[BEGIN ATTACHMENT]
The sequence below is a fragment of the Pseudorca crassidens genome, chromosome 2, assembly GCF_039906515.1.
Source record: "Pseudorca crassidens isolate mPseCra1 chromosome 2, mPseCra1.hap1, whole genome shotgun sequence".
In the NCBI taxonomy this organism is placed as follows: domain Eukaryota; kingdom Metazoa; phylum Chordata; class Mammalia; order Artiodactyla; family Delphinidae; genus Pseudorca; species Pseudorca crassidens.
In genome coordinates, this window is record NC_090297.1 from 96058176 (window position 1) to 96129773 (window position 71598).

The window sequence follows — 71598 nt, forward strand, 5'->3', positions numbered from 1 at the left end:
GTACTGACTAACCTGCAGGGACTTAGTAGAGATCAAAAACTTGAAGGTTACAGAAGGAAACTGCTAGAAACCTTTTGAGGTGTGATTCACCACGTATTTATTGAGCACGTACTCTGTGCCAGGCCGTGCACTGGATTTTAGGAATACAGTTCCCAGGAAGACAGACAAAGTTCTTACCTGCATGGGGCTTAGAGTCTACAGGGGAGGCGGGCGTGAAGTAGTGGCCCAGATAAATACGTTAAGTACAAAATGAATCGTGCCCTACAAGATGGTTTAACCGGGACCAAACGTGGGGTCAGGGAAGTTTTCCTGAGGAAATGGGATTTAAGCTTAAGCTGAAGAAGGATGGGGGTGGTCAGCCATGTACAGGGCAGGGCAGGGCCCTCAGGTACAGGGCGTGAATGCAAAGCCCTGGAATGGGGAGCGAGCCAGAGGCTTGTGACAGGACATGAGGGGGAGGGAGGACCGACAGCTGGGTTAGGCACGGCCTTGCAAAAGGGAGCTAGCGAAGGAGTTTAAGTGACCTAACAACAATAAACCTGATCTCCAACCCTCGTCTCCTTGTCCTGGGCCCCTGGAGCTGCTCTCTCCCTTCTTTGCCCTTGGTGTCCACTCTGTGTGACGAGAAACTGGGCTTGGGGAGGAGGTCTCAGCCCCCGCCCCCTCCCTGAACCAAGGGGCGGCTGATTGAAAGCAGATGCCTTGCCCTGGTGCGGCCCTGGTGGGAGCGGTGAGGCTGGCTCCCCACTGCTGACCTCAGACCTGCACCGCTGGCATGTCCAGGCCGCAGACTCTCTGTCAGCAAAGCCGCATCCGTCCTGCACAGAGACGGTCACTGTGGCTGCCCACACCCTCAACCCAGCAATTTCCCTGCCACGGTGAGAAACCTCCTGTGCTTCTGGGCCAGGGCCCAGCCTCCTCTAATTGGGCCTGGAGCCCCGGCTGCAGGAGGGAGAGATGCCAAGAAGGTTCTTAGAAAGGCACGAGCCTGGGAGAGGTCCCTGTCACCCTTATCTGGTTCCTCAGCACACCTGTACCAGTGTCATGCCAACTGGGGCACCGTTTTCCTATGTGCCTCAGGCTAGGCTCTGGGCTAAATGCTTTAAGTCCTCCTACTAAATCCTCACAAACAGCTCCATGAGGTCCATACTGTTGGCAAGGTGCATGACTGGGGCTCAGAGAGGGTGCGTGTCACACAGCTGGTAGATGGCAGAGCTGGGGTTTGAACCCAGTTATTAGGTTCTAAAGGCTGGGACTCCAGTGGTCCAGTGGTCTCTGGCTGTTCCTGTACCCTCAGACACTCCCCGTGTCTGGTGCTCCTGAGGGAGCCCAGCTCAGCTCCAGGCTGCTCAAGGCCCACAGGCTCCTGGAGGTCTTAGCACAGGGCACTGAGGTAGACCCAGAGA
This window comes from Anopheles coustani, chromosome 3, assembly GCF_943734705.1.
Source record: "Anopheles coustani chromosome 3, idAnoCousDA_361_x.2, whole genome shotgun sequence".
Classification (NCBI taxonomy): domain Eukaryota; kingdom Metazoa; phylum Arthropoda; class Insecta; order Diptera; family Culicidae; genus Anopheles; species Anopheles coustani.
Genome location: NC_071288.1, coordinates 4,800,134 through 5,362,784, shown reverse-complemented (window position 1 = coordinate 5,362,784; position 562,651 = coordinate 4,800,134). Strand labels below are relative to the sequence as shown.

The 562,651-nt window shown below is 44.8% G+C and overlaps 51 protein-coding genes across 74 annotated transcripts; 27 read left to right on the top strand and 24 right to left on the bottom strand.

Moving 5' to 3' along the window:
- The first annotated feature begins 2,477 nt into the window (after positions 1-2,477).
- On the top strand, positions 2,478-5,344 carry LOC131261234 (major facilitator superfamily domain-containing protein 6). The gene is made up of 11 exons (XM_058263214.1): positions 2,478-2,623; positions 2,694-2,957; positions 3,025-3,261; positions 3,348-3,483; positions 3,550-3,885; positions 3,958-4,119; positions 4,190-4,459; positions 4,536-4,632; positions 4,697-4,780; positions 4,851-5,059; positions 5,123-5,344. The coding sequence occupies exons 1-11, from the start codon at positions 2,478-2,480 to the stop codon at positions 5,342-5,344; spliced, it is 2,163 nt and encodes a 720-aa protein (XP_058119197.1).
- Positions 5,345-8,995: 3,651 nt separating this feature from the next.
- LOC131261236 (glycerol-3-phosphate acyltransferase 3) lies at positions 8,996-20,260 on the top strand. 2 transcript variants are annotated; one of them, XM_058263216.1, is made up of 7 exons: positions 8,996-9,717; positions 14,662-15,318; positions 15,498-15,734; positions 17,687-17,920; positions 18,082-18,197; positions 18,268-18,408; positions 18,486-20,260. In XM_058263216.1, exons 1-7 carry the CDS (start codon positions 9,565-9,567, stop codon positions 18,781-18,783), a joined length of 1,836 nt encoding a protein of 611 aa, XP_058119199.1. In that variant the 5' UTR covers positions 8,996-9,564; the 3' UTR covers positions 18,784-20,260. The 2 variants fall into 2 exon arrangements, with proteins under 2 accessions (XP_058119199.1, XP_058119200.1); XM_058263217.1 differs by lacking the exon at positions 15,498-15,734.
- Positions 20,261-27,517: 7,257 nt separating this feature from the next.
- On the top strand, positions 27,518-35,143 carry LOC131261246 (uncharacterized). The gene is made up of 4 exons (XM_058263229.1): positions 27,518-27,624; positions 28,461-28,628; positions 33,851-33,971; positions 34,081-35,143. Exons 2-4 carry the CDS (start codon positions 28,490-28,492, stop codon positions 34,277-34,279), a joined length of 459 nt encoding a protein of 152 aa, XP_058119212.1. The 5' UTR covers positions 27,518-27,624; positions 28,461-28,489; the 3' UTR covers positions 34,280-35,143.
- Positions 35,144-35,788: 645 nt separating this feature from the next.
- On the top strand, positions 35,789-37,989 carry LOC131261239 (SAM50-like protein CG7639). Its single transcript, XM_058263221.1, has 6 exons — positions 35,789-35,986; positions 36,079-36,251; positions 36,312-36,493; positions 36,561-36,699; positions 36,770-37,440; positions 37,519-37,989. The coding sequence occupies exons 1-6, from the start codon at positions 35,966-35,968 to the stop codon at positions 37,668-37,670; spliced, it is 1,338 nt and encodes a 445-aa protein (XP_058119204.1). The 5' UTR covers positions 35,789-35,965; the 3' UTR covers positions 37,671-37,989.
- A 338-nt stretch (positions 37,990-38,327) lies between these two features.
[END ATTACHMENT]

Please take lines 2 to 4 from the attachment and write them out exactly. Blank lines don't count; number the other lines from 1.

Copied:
Source record: "Pseudorca crassidens isolate mPseCra1 chromosome 2, mPseCra1.hap1, whole genome shotgun sequence".
In the NCBI taxonomy this organism is placed as follows: domain Eukaryota; kingdom Metazoa; phylum Chordata; class Mammalia; order Artiodactyla; family Delphinidae; genus Pseudorca; species Pseudorca crassidens.
In genome coordinates, this window is record NC_090297.1 from 96058176 (window position 1) to 96129773 (window position 71598).